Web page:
Though we may have missed out on enjoying Logan’s musical explorations, we enjoy his willingness to experiment with food in a way that celebrates the abundant flavor of other cuisines, while mixing with fresh, seasonal, NW ingredients. Today Logan makes Lamb Ragu with Tahini.



  • 1/2 pint Tahini (Villa Jerada brand, of course)

  • 1 pint water

  • 3 lemons (juice of)

  • 1/2 cup seasoned rice wine vinegar

  • 5 raw garlic cloves

  • Salt to taste

In a blender (preferably a Vitamix) add your raw garlic cloves, lemon juice and rice wine vinegar.  Blend on the high setting until the garlic is finely minced and well incorporated into the juice and vinegar.  Leave this mix in the blender.  Add the water and blend on high to mix.  While the blender is running, slowly add the tahini in an even steady stream, making sure to stop adding tahini to gauge the texture of the sauce. Once you reach the consistency of something similar to thick buttermilk, stop. Add salt to taste. Place your now uber delicious tahini sauce in a container!



Serves 6

  • 1 boneless lamb shoulder

  • 1 quart lamb stock (beef or veal work too)

  • 1 pint thick full fat yogurt

  • 8 cloves garlic

  • 1 yellow onion (diced)

  • 3 inch piece ginger (peeled and julienned)

  • 1/2 cup red wine

  • Juice of 1 lemon

  • 1 Tbls fennel seeds

  • 1 Tbls fenugreek seeds

  • 1 Tbls Aleppo chili 

  • 2 star Anise

  • 1 Tbls Berebere

  • 1 cinnamon stick

  • 3 bay leaves

  • 6 sprigs thyme

  • salt to taste

Preheat oven to 325 degrees. 

In a dutch oven (that has a lid) or large stock pot (also requires a lid), place on your stove top and set to the highest setting and add 3/4 cup of olive oil. Once the olive oil starts to smoke add your garlic, onions and ginger. With a wooden spoon move the "mirepoix" around until it gets lightly caramelized. Once caramelized add the the fenugreek seeds, fennel seeds, cinnamon stick & star anise.  Toast the spices in the oil with the vegetables until they release their fragrance. Immediately add the red wine, bay leaves and thyme and let reduce by half.  Gently place the whole lamb shoulder in the pot and add the stock. Cover the pot with a lid and place in your preheated oven.  

Let the lamb shoulder cook in the oven until it can be pierced with a fork with no resistance (think pulled pork). Remove the lid from the pan and let cook for 20 more minutes, fully caramelizing the lamb. Pull the pot out of the oven and let sit for 10 minutes. Then remove the lamb and place on a large plate or serving bowl. It's ok if a few spices and seed sticks to it, they're edible and delicious! Strain the braising liquid through a fine mesh strainer into a heat-proof container. Skim the fat from the strained liquid with a ladle and whisk in the yogurt, Berebere, Aleppo chili and salt to taste. Pour your now finished sauce over top of the lamb OR into a bowl for your guests to sauce their lamb however they like. 

You'll just need plenty of pita (I heard Homer has some good ones…), some pickled onions, raw lettuce and/or vegetables, fresh picked parsley, mint, dill & cilantro AND more Aleppo for heat.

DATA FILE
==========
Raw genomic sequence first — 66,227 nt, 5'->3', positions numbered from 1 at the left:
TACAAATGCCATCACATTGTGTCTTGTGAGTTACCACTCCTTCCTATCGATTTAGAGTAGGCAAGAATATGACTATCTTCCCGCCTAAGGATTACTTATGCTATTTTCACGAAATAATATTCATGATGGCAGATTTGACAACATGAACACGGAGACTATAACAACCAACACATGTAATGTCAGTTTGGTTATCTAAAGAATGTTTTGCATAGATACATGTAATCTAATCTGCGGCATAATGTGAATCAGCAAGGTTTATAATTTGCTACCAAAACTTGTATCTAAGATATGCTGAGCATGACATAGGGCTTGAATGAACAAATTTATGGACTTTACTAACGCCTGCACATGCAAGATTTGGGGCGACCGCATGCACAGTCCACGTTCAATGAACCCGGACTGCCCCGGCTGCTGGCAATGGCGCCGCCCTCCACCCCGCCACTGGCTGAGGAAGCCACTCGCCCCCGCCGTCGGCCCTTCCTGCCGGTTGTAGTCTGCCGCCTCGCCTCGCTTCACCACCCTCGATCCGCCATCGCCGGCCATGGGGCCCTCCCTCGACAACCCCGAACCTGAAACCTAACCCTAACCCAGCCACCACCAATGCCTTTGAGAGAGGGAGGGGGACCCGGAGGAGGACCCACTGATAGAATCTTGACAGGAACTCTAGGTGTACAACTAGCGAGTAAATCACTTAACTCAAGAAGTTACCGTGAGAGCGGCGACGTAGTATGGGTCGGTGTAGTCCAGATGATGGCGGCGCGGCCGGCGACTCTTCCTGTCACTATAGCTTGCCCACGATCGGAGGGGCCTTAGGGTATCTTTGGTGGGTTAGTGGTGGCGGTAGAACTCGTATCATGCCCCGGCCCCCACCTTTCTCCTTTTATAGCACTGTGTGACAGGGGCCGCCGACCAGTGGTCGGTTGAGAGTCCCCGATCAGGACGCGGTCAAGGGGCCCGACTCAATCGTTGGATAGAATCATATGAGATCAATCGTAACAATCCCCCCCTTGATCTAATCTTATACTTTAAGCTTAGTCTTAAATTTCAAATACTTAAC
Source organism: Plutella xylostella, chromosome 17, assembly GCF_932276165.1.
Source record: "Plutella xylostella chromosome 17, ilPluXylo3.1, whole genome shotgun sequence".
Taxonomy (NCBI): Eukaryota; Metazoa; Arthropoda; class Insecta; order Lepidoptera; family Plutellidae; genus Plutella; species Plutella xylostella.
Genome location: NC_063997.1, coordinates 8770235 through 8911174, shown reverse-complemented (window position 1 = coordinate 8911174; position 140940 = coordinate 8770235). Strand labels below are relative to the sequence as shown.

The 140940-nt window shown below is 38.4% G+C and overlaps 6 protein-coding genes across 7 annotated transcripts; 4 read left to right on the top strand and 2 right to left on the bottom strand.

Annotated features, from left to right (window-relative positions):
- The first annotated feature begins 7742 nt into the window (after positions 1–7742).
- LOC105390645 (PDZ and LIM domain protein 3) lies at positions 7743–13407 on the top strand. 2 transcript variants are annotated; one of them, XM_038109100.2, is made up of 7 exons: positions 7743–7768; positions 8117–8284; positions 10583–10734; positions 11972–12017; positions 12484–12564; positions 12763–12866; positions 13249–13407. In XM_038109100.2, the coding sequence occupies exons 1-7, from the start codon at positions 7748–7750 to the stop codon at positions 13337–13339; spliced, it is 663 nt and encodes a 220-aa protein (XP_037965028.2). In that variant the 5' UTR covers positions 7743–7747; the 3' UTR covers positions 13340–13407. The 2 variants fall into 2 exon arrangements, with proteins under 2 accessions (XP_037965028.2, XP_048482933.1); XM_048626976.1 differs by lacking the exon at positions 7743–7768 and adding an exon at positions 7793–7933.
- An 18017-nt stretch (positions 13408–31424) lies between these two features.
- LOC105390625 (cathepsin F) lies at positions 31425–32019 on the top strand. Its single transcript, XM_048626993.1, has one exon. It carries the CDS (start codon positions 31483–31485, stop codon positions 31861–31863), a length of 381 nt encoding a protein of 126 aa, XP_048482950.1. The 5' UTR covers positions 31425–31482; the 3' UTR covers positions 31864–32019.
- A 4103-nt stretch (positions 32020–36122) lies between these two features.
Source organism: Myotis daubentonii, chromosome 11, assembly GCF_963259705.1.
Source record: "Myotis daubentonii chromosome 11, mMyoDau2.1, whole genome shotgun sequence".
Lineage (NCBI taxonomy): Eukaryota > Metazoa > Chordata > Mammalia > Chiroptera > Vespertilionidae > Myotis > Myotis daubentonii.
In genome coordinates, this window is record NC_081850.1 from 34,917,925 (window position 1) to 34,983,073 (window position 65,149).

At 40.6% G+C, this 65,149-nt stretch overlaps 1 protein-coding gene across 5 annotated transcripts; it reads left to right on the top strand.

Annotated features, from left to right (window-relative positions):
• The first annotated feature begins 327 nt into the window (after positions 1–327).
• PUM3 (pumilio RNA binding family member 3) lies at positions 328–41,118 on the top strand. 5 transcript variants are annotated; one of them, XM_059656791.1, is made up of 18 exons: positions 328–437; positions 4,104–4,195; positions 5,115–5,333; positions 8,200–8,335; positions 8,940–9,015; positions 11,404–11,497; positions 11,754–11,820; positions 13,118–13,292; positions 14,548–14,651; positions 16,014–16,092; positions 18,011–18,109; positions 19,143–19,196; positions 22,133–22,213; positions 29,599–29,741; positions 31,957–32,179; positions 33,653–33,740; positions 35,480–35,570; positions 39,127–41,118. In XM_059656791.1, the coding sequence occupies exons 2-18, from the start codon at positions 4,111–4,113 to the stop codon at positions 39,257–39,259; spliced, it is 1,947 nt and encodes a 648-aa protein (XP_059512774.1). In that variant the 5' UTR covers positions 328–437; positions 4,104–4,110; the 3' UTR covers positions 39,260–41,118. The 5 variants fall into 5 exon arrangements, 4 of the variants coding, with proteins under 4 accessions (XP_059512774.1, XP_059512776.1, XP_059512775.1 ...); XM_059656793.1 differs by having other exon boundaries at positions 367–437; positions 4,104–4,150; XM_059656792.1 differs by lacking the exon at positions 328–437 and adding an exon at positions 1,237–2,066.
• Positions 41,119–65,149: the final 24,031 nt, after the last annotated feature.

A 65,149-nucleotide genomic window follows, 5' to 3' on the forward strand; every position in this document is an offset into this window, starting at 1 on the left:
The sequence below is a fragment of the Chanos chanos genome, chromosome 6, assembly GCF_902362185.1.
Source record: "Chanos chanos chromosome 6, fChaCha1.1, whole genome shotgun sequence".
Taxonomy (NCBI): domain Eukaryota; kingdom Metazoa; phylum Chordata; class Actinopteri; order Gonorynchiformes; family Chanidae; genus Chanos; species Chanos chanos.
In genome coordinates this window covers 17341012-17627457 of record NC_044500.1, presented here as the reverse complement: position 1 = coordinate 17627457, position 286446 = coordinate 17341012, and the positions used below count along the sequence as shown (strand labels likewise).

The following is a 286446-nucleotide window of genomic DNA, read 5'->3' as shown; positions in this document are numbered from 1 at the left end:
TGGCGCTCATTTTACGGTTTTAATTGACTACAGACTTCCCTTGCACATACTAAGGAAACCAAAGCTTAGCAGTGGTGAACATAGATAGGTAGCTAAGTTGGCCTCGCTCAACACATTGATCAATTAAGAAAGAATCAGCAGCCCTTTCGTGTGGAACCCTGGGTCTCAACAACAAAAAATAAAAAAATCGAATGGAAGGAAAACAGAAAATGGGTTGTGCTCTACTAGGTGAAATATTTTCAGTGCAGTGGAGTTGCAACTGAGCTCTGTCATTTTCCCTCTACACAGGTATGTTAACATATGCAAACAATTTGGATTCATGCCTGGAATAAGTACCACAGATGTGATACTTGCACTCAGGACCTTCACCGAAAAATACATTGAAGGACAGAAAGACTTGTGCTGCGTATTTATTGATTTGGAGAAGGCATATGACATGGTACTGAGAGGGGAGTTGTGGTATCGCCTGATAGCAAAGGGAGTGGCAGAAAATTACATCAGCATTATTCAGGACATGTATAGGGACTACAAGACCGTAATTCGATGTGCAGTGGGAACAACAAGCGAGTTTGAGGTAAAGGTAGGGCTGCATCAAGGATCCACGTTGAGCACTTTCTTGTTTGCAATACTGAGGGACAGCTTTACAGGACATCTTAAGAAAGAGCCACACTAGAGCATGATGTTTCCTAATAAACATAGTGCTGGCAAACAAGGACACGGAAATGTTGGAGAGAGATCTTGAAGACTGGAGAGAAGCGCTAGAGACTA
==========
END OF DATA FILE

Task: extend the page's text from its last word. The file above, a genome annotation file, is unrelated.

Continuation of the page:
Logan admits that he is not an authority on Middle Eastern and Mediterranean cuisine though he has a strong affinity for the food, and the inspiration that follows. Mostly he loves the way that the dishes encourage sharing when brought to the table, which was how the meal was enjoyed at Homer on this day. When asked what dish customers order most, we’re told the spreads sell more than any other item, especially the Lamb Ragu on Tahini. People break bread at the table with warm pita straight from the oven served with delicious spreads. Sharing good food, in good company, happens without effort, exactly as the Homer experience was intended.


Why VJ? “Every spice we use in the restaurant we buy from VJ. As well as the VJ Tahini. Their products are the best. When I was on the east coast, I used to buy from a spice merchant called "The Saffron King" out of NYC. He really sparked my interest for using high quality spices instead of the run of the mill you would get from a purveyor that would also sell you cleaning products. You just know the quality control isn't there. Villa Jerada has pristine quality and not just "luxury" spices but every seed, I know is going to be delicious.


So many whys racing through the mind as we sit eating great food on a busy Friday night. Every table full by 6pm, with a line waiting near the door. A bright space with expansive windows dominates the front, great for curious eyes peering in on the drive home. The room acoustics vibrant as conversations from smiling faces flow forth like musical notes. Hues of whites, ocean and midnight blues, earthy yet dreamy, with natural woods to ground us in. The Homer team so welcoming, every member playing their part while they dance in tune with each other. A team that Logan credits with much gratitude for getting Homer up and running. Why the Ostrich walking with its head in the sand and what is it looking for? Gold light shining like the disk of the sun; food perhaps. Why Homer and why on Beacon Hill?


Passion implanted on the path remind us that we have something special, a skill that needs practicing, something sweet and colorful that needs to be shared. For Logan, cooking professionally was the first part of his food story, the larger dream was always to open his own restaurant. The moment of realizing that it could be done, came from having the support and help from his wife Sara whose organizational skills and motivation were key in making Homer happen. 


Ambition materialized brought about by love, so it comes as no surprise to learn that Homer is both an homage to Logan and Sara’s ball loving, snuggle inducing, eat everything in sight kind of pup, as well as, a tribute to the vivid memories of when the two ran a luxury adventure lodge near Homer Alaska that was accessible only by helicopter or float plane. They lived sparsely in a 10'x10' plywood cabin with one outlet and no running water. Simple living, humbled together in their tiny home, would form the foundation and inspiration for opening a neighborhood restaurant in the Beacon Hill area where they live, walk their dog and genuinely desire to be part of the fabric of the community. Homer, an extension of themselves feels like Home. Every meal has a story, and when we break bread and share food, we share community, connecting ourselves to the whole. 

Photographer - Alicia Pollett Food Stylist - Julia Whiteside